ladynox25: (Default)
Update to:

The second time around I added the nopales, drained, chopped the jalapenos a little finer, and sauteed the turkey with the onions, garlic, and cumin beforehand. I think we both agree that that made it perfect. Still very liquid, so we're turning it into a chili recipe, but oh well. It's good and that's what matters.
ladynox25: (Default)
Came up with this one the other day and it came out wonderfully. I think I managed to hit the intersection of easy, tasty, healthy, and versatile on this one.

1.5 lbs ground meat (I used turkey)
3-4 tomatillos, chopped
2-4 jalepenos, chopped
1 onion, chopped,
3-4 cloves garlic, minced
1 15 oz jar nopales
1 12 oz jar roasted red peppers
1 8 oz can tomato sauce, no salt added
2-3 tbsp cumin

Brown the meat in a little vegetable oil w/the onions & garlic. Add the rest of the ingredients and cook until done. Easy, no?

Here's where it's versatile:

I envisaged this as a filling for whole wheat tortillas. If you want to do that, it needs to be drier, so you would drain the jarred ingredients and omit the tomato sauce.

OTOH, you can make this wetter and serve it as a chili over rice. In this case, you would add the liquid from the jars and the tomato sauce.

I envisaged this as a crockpot recipe, something that can cook all day. In this case, you would brown the meat & chop the veggies the evening before, then put it in the crockpot in the morning on low heat for 8 hrs. Since the crockpot has a lid on it, the recipe will be wetter.

OTOH, it could be done in a dutch oven on the stovetop, which will make it drier.

Either way, it turned out suprisingly umami for a ground turkey recipe which means you could use pretty much any meat and it would turn out good.
ladynox25: (Default)
Today I found time to do something I haven't done in a while: make up a recipe.

Peanut Crusted Chicken:

Chop peanuts coarsely. Trim four boneless, skinless, chicken breasts. Coat with peanuts. Bake at 350 F for ~20 min or until done.

Thai Sauce:

In a small saucepan combine minced garlic, ginger (fresh grated or paste), lemongrass, dried arbol chilies (crushed red pepper flakes would also work), chopped raisins, crushed cardamom pods (1 black; 3 green), cinnamon, curry powder, coriander, and a dab of honey with 1 can coconut milk. Heat on low until simmering, turn off heat and let sit for ~45 min. Sieve out solid bits. Return to heat to warm for serving.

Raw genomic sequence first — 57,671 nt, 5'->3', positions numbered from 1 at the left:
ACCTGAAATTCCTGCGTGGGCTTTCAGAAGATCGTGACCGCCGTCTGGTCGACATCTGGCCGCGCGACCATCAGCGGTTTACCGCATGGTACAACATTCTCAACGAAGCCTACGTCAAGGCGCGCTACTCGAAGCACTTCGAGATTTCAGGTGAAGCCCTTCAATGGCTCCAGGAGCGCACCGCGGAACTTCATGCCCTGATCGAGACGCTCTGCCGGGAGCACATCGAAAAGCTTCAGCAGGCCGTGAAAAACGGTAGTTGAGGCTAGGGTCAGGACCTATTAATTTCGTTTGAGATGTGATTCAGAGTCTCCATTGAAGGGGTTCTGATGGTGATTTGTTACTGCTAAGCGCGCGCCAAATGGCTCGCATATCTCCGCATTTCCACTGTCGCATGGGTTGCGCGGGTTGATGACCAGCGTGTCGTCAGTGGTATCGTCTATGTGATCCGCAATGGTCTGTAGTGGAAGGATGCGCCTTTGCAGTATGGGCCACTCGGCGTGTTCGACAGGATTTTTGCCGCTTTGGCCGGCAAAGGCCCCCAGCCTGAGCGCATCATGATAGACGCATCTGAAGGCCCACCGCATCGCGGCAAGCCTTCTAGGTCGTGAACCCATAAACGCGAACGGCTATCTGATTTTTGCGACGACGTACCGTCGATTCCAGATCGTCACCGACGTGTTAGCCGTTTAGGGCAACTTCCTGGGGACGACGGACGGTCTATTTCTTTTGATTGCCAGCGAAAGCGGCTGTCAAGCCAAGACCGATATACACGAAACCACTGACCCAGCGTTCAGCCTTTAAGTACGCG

Served with brown rice and steamed veggies.
ladynox25: (Default)
I am celebrating the fact that I am learning to make delicious soup. Here's what I came up with last night and it turned out very well, if I may say so.

Half an onion, five garlic cloves, four stalks of celery, and about a half a pepper (mixed red, orange, and yellow), chopped and heated in the pan with a little vegetable oil. Once that began to release its flavor, I added a can of chicken broth, a generous sprinkle of black pepper, and a bay leaf, and let it simmer. Then a can of condensed cream of celery soup, rinsed with a second can of broth, two large baking potatoes and five large carrots cut into chunks, then I put the lid on and let it simmer for about a half an hour.

On returning, I gave it a good stir, tasted it, added more pepper, thyme, a little cumin, a couple of generous splashes of lemon juice, stirred it again and put the lid back on for another half hour. The second time, after tasting, I added still more black pepper, a generous sprinkle of red pepper, and a little onion powder. Back to simmer for another half an hour or so, until [profile] hoya99 came home, by which time the potatoes were starting to fall apart, which thickened the soup marvelously, and I invited him to taste. He recommended a pinch of salt and some more black pepper, which completed the dish.

Served hot off the stove with some wheat Italian bread that I toasted a couple of days ago. The chunks of potato and carrot were perfectly cooked through and sweet; the rest of the soup was hearty and thick without being overly creamy; and the red pepper kick matched so well with the nutty toasted bread that we didn't use spoons to eat it.

If I had to do it over, I would put in a whole onion, or an onion and a half, to eliminate the need for the onion powder, but otherwise I was very very happy with the result. [profile] hoya99 is not a soup person, so it really thrills me when I can come up with a soup he likes.
ladynox25: (Default)
In time for the holidays, one of my favorite holiday treats!

3 1/2 cups flour
2 cups sugar
2 tsp baking soda
1 tsp cloves
1 tsp cinnamon
1/2 tsp baking powder
4 eggs, slightly beaten
2 cups cooked or canned pumpkin
1 cup water
1 cup oil
1 cup chopped nuts (optional)

Preheat oven to 325 f. Sift together dry ingredients. Blend eggs, water, oil, pumpkin, and nuts. Add dry mixture and mix thoroughly. Pour into 3 greased loaf pans. Bake for 1 hr.